Tuesday, 4 February 2014

The A - Z of Sports Vision - Umpires

I was recently one of the tutors on a course for aspiring cricket umpires. There was a discussion about where the bowler’s end umpire should stand so that he can see the bowler’s feet land (making sure it’s not a No Ball) as well as the flight of the ball.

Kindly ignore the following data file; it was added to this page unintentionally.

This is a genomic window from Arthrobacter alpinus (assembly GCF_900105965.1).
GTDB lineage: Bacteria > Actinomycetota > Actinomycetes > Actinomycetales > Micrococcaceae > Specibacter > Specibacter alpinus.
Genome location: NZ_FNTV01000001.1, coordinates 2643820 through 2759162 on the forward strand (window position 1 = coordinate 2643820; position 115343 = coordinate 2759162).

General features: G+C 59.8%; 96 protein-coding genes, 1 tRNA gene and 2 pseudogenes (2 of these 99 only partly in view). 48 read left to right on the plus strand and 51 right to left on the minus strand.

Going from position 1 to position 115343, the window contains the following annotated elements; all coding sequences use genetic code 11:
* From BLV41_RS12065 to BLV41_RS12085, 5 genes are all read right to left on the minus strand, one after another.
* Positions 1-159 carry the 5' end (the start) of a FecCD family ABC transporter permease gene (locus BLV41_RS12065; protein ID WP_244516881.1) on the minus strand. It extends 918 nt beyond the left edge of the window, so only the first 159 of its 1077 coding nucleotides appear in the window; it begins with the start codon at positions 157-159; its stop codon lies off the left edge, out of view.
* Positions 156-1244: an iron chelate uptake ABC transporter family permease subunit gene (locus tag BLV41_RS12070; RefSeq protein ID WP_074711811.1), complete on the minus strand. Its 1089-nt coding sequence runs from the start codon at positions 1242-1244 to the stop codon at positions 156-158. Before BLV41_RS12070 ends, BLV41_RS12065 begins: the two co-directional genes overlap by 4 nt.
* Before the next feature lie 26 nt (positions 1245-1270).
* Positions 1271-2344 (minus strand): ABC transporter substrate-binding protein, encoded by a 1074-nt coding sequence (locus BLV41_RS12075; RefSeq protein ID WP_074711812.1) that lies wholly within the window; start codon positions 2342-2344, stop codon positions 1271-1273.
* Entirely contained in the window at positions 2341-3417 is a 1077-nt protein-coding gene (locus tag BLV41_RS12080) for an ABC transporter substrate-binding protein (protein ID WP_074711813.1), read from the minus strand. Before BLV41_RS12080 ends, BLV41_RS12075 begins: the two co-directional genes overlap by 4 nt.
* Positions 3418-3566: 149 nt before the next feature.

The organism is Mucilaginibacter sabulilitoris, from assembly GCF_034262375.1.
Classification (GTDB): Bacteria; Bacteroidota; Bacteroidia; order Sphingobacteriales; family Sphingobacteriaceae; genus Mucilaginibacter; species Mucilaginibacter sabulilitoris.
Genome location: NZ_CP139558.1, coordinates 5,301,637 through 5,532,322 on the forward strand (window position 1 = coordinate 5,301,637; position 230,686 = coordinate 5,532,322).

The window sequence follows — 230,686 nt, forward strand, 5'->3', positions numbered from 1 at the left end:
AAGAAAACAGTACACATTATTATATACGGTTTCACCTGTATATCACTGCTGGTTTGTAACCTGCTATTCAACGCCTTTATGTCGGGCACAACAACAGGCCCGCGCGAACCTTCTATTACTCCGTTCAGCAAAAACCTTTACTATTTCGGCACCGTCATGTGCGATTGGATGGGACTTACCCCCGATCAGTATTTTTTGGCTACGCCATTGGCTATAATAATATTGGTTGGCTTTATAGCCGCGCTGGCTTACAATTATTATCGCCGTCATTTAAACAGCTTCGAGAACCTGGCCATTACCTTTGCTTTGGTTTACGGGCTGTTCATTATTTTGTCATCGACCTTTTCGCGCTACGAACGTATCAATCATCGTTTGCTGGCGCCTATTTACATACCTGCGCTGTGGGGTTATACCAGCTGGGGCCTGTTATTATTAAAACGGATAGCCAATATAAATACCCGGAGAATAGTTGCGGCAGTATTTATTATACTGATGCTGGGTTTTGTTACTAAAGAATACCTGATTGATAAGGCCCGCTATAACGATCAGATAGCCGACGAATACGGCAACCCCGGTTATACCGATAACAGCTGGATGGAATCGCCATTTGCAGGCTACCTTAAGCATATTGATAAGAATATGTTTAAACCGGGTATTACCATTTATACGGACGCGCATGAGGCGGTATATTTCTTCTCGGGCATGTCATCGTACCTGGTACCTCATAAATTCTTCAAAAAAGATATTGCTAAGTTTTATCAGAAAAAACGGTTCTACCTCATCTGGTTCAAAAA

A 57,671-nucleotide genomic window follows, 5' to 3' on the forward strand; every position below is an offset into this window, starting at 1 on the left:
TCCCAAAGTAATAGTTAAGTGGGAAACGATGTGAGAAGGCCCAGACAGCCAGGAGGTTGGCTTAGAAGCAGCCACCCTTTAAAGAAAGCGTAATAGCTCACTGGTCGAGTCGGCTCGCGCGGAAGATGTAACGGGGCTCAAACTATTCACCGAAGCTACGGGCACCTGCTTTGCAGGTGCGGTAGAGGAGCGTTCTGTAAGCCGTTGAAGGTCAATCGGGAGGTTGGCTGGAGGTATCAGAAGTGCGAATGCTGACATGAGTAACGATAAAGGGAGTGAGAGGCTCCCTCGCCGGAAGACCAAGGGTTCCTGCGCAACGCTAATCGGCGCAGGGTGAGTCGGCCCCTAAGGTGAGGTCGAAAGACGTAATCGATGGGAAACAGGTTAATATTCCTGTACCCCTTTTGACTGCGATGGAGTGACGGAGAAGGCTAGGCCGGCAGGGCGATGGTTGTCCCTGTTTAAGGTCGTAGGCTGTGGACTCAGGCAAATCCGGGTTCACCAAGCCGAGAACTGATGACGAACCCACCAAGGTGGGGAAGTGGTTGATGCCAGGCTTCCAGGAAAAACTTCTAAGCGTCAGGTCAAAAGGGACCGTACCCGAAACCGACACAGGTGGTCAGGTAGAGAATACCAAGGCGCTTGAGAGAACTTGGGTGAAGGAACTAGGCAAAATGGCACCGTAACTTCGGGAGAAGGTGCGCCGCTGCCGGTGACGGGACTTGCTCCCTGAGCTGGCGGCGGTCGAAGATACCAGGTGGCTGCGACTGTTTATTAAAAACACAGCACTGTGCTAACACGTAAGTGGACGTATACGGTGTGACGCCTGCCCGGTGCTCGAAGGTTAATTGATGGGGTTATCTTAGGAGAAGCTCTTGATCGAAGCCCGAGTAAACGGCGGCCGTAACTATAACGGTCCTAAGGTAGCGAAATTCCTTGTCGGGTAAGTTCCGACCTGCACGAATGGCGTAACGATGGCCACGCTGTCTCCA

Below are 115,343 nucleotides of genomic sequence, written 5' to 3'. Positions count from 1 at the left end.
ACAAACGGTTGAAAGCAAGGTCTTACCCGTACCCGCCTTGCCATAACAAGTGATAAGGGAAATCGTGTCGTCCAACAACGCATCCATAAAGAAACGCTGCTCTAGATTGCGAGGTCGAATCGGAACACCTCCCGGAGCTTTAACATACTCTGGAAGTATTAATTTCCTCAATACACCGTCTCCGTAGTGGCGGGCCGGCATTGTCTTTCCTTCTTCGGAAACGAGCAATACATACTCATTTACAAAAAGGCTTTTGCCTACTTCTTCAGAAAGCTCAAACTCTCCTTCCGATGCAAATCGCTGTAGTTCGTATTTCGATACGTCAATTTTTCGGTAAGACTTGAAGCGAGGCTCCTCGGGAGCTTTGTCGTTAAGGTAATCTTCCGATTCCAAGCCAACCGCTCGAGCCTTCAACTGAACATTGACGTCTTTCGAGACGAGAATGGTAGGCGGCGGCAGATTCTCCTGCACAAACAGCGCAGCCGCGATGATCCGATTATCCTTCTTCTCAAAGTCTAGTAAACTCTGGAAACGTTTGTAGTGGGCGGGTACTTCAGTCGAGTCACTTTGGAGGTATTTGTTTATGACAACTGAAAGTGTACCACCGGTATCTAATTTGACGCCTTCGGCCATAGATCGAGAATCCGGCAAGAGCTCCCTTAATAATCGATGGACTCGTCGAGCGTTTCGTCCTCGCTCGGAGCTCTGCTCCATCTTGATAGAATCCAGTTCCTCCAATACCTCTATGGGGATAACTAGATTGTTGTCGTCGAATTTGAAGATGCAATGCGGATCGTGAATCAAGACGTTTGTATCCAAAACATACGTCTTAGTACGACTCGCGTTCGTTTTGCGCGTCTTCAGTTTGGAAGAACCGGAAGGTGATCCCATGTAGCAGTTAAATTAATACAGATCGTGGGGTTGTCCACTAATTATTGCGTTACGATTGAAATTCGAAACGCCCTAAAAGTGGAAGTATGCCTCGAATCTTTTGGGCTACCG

They were given the standard advice that they should keep their head still and flick their eyes down to see the landing of the feet, and then flick them up to watch the ball and where it pitches so they can adjudicate for LBW and other decisions. It was assumed that I, as an optometrist, would back this up. It was a little awkward when I had to say that conventional wisdom was actually wrong. It is true that batsmen, for instance, should keep their head still at the moment of contact. You’ll see many batsmen lift their head when they go for a big shot and either miss the ball or sky it into the air. I used to think that this was due to over-anticipation of where the ball was going to go, or just some kind of “red mist”. But I’ve now come round to the idea that it’s our old friend balance. If you’re moving forward and you’re not well balanced, you’re likely to fall flat on your face. In order to prevent this, your brain brings your head up so that your centre of gravity moves backwards. You don’t execute the task very well but at least you don’t fall over. If your rugby scrum half is firing the ball over the fly half’s head, it’s for the same reason. Anyway, I digress. None of this means that keeping your head still is the best way to track a moving object. Hold a finger in front of you and move it slowly from side to side. Follow your finger with your eyes only, keeping your head still. Gradually increase the speed of your finger. You’ll very soon find that you’re losing focus. Now try again, this time moving your head and eyes together. You’ll probably start to get dizzy before you lose focus on your finger. It’s one of those lovely examples when conventional wisdom – everything you thought was right – turns out to be wrong. David Donner